In Pennsylvania employees are considered employees “at will”; absent a contract stating otherwise, employees may be terminated for any reason or no reason at all unless the underlying reason for the termination is protected by the law, such as unlawful discrimination based on age, race, sex, religion. national origin or disability. Further, without a contract or formal severance plan providing otherwise, when an employee is terminated, there is no entitlement to severance pay. Nevertheless there are instances where an offer letter submitted by the employer before the employee accepts employment may establish contractual terms to which an employer is obligated. In Wieczorek v. Dempsey Partners, LLC, 2013 U.S. Dist. LEXIS 175811, (E. D. Pa. December 16, 2013)(O’Neill, J.), the court considered such a situation where the plaintiff employee filed claims for breach of contract and violation of the Pennsylvania Wage Payment and Collection Law (WPCL).
In Wieczorek, the Plaintiff was hired as Manager of Supply Chain Analytics under the terms of a 2007 employment Offer Letter which provided “(t)his agreement is not an employment contract and does not provide for a guaranteed term of employment or guaranteed compensation. . . In the event of involuntary separation from the company, for any reason other than cause, you will be entitled to severance payments not to exceed six months base salary…” Two years after the employee commenced employment, a new partnership was formed and the partners determined that a condition of employment for all employees was the signing of an agreement with restrictive covenants. The restrictive covenant agreement signed by the Plaintiff provided that it was “the entire understanding among the parties and supersedes all prior agreements among them. No modification, discharge or waiver, in whole or in part, of any of the provisions of this Agreement shall be valued unless in writing and signed by the parties.”
When the Plaintiff employee was subsequently terminated, Defendants alleged that the reason for termination was “for cause.” Plaintiff alleged that defendants falsely terminated him “for cause” to avoid the severance due under his original Offer Letter, claiming breach of contract and violation of the WPCL, and that the individual managing partners were also liable under the WPCL. Defendants filed a Motion for Summary Judgment arguing that Plaintiff employee’s claim for breach of contract under the 2007 Offer Letter failed because the Offer Letter was superseded by the express terms of the 2009 Restrictive Covenant Agreement which contains no severance provision.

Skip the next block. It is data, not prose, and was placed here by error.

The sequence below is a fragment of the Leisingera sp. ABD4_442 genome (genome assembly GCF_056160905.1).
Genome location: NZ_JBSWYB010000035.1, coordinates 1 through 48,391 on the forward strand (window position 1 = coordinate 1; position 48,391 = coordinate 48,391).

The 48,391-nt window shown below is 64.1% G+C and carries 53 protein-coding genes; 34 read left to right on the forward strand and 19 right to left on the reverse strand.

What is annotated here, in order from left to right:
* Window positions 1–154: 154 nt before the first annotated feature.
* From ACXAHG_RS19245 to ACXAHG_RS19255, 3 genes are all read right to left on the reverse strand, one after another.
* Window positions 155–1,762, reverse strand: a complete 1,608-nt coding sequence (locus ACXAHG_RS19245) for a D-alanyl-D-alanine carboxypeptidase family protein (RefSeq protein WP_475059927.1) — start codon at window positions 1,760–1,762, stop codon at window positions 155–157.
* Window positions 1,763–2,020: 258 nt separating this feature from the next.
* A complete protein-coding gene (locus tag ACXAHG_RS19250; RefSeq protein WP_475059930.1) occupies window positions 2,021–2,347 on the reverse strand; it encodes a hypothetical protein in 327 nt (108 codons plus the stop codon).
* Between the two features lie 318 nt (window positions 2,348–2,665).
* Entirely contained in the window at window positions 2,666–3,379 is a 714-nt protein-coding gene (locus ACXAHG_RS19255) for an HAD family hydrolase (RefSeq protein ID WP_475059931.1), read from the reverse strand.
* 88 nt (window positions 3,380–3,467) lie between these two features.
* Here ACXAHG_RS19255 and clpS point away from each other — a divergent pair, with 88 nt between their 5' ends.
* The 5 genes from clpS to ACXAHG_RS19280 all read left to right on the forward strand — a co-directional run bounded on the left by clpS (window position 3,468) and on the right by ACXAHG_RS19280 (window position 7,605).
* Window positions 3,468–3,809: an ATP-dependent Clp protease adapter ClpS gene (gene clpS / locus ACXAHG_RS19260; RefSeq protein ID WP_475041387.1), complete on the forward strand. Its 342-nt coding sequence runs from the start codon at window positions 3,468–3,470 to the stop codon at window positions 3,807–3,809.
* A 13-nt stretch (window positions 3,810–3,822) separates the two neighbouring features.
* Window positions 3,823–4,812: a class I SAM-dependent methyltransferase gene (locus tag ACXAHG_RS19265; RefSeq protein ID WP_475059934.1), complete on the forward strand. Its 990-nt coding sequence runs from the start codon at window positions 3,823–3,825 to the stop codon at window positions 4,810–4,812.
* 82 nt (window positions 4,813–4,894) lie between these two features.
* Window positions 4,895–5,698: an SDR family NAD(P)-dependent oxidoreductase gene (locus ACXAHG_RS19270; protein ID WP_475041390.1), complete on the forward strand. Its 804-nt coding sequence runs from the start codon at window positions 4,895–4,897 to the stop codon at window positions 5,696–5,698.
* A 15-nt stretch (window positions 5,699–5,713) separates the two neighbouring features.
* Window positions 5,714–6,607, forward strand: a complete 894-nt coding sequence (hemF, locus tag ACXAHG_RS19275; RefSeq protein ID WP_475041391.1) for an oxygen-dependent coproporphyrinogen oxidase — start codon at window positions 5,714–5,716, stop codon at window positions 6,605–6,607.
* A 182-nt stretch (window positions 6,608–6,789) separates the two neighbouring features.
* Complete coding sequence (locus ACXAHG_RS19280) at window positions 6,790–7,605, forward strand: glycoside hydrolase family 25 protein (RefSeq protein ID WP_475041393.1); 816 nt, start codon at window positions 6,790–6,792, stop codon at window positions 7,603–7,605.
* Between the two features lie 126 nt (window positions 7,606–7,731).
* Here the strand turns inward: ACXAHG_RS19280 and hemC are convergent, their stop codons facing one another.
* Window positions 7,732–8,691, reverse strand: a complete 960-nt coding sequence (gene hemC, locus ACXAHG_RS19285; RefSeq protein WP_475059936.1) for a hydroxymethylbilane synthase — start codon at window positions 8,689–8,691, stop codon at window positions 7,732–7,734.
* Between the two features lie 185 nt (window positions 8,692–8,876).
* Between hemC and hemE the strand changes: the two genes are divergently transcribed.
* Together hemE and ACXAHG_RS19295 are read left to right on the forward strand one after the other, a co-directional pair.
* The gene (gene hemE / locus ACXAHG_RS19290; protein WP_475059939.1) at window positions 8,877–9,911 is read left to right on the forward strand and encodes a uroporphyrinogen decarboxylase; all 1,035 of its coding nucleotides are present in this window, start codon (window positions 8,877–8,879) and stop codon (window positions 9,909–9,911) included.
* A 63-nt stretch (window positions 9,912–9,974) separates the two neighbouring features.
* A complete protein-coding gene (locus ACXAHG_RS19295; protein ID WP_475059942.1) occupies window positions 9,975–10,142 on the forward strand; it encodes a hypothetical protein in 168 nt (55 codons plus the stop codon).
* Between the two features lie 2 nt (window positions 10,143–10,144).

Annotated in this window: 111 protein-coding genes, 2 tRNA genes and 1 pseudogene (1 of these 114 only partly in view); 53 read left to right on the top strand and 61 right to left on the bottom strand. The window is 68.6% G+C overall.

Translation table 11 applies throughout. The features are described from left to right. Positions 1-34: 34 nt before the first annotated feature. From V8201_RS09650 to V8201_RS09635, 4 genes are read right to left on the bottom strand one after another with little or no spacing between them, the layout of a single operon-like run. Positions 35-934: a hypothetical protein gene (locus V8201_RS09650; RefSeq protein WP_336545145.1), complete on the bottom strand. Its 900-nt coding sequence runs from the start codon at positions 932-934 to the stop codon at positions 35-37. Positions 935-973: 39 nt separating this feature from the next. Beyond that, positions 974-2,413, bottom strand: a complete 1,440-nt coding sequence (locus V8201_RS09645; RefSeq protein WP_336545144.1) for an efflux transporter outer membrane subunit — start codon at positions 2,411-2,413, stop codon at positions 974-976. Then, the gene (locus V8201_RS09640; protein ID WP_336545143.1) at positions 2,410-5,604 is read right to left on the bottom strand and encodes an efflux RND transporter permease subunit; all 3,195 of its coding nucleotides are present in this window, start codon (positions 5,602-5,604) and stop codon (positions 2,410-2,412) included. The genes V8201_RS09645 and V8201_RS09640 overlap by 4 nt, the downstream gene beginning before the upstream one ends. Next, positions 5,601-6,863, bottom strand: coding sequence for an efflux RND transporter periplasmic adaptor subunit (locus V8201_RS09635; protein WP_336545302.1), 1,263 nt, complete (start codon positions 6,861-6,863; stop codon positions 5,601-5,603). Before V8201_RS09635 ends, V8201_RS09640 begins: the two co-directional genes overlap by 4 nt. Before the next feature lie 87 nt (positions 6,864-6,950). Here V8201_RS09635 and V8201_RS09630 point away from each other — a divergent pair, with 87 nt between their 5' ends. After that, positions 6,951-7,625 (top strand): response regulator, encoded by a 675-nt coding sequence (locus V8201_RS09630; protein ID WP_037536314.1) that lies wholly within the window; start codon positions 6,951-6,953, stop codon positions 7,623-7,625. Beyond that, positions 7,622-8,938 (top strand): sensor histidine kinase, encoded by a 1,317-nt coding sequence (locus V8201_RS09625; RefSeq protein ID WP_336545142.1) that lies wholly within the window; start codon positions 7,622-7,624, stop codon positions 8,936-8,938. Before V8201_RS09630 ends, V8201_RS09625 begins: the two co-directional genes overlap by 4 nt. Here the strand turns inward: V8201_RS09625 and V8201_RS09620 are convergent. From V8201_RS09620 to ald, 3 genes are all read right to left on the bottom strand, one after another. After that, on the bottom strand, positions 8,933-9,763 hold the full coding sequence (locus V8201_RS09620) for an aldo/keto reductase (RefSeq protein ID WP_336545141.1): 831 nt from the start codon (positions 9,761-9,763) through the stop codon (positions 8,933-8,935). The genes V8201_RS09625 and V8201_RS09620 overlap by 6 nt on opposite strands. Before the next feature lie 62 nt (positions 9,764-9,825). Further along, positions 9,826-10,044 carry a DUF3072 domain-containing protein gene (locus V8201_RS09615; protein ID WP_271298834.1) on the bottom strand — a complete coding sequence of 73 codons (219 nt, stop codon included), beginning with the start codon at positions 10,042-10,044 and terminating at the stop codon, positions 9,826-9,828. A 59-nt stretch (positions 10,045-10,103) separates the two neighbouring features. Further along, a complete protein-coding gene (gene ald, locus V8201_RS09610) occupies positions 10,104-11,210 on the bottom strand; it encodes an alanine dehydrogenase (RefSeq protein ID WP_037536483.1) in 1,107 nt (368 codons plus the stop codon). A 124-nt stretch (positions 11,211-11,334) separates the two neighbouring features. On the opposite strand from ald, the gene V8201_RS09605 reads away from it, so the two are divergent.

Under a choice of law provision, the 2009 Agreement was interpreted under Connecticut law which provides that a merger clause inserted into a written agreement ordinarily is conclusive proof of the parties’ intent to create a completely integrated contract, and a court is forbidden from considering extrinsic evidence unless there was unequal bargaining power between the parties, but exceptions exist (1) to explain an ambiguity; (2) to prove a collateral oral agreement which does not vary the terms of the writing; (3) to add a missing term when a writing indicates on its face that it does not set forth the complete agreement; or (4) to show mistake or fraud. Pennsylvania law follows these same general principles.
In Wieczorek, the court found that the 2007 Offer Letter and 2009 Agreement cover two distinct areas of the parties’ rights and interests. The 2007 Offer Letter defined the plaintiff employee’s economic, terms of employment while the subsequent 2009 Agreement addressed only restrictive covenants such as confidentiality, disclosure and assignments of inventions and improvements, non-solicitation of customers and employee and non-disparagement. Therefore the court found that it cannot be said that Plaintiff’s terms of employment, including severance payments, are dealt with in the 2009 Agreement and nothing in the 2009 Agreement demonstrates any intent to address the matters governed by the 2007 Offer Letter. Thus, the court denied Defendants’ motion for summary judgment and found the 2007 Offer Letter and its term providing for severance pay were not superseded and may be introduced as evidence of the parties’ agreement which clearly and unambiguously indicates that the employee is entitled to severance payments if he is separated without cause. The court also noted that the WPCL may establish individual liability against an agent or officer, where the individual exercises a policy-making function with the employer or takes an active role in the company’s decision-making process. Applying this standard, the court found that the record clearly indicates that the partners were actively involved in decision-making and may be liable under the WPCL.
For more information on breach of employment contracts, severance pay, the Pennsylvania Wage Payment and Collection Law and Abramson Employment Law, see http://www.job-discrimination.com/lawyer-attorney-2122062.html, http://www.job-discrimination.com/lawyer-attorney-2122061.html